Yeah, it's going to be a busy 2010. Happy New Year!

Tuesday, December 22, 2009

Embark: Holiday 2009 & Games Of The Year

I was just packing things for the annual pilgrimage to see family around the Christmas holiday. Not games; I've not yet completely decided what I'm going to take. I'm tempted to try installing Planescape: Torment on my wife's shitty old laptop just to be able to take that with me. I don't have any sort of Windows virtual machine on my MacBook, unfortunately. I am bringing the game files and my saves with me on a USB HDD, on the off chance that my parents' old-by-2002-standards machine can be coaxed into running it. I think it just may.

I've been playing a lot of Torment lately, and I'm still in Sigil, the starting city, though I've got four members in my party now, and will probably soon recruit a fifth. The writing in this game is remarkable, and the way it parcels out the background of The Nameless One irresistibly compelling.

Aside from the aforementioned epic, which roots me to my chair for three to eight-hour stretches, I've done some dabbling this week with Red Faction: Guerilla multiplayer, enticed by a 5x (!) XP period, and Torchlight, goaded by the game's new Steamworks and Steam Achievement integration. I also was forced to rush out to Best Buy this weekend to pick up the Metroid Prime Trilogy on Wii for the insane bargain price of $20. It's a hell of a package to begin with, and that good of a deal made me turn in my Borderlands completion token to get it. Now I'll need to complete something else (Torment, maybe) before Mass Effect 2 arrives on January 26th.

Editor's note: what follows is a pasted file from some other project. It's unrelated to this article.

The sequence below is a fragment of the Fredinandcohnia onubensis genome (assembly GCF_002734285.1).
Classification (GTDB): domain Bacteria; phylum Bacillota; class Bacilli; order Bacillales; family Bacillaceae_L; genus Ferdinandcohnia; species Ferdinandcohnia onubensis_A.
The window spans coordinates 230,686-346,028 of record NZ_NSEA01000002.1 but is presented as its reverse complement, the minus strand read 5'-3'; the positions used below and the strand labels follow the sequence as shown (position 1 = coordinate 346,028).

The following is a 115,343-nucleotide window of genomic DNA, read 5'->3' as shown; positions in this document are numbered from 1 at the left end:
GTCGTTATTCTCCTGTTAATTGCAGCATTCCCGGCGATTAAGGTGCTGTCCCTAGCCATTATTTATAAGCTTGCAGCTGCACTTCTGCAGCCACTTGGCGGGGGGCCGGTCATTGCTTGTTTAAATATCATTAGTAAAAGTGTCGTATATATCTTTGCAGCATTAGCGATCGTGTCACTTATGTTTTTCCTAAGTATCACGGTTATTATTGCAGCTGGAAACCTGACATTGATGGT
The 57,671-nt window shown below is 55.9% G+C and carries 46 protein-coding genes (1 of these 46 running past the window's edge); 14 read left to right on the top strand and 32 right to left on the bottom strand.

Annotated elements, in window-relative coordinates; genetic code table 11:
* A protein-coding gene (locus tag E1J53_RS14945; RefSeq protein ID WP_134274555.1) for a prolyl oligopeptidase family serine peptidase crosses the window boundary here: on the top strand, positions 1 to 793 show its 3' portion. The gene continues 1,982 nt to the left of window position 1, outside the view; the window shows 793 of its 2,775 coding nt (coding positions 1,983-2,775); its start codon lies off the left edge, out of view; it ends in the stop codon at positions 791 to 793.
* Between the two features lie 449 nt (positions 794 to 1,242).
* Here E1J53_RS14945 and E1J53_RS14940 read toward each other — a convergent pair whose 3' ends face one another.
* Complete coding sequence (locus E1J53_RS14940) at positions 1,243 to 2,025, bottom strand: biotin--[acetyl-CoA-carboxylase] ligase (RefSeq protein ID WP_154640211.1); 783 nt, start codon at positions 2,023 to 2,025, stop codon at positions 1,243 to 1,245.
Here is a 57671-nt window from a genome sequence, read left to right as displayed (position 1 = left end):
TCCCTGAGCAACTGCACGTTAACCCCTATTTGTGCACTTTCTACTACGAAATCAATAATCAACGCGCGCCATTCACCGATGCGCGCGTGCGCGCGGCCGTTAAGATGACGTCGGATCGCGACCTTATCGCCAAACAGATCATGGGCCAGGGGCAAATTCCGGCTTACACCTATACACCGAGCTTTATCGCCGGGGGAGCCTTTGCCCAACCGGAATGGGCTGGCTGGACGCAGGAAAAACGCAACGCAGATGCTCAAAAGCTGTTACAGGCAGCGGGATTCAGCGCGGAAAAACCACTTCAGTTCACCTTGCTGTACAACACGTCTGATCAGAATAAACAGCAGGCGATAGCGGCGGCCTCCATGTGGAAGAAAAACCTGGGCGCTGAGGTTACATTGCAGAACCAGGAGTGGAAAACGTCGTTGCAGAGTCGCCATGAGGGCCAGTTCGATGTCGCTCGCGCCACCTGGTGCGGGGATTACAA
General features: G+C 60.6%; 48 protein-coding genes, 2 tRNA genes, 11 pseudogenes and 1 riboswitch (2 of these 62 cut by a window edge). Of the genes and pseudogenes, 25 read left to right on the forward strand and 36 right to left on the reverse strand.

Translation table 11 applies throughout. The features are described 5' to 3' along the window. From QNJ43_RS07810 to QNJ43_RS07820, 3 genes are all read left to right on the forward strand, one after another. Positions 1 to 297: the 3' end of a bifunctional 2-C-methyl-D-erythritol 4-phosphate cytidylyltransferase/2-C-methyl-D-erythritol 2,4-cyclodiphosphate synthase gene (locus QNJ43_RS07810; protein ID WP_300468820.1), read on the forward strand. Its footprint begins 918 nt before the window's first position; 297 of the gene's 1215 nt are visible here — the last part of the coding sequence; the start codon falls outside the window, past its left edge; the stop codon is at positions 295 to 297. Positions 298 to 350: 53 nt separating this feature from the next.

At first the Trilogy disc wouldn't load up on my Wii, and I was afraid I'd gotten one of the bum one that has trouble reading dual-layer DVDs, but after a couple of tries it booted up. It was probably just the fact that I hadn't turned on the Wii since whenever I posted about the Legend of Zelda. I actually had to replace the AA's in the wiimote, which is a regular occurrence when I go to get my waggle on. I played through Metroid Prime 1 when it came out on the gamecube, (but never touched either of the other games in the series), so I thought I probably wouldn't replay the entire thing, but that it'd be a good place to jump into to test out the new Wii motion-control scheme. It takes some getting used to, but by the end of the intro space station segment and descent to the planet the game takes place on, I had more or less become accustomed to it, and I actually quite like it. Swapping of visors could maybe done a better way, but it's not hard to come to the conclusion that given time and evolution, such a control scheme could obsolete the twin-stick method--which is really not that great to begin with, merely the best we have at the moment.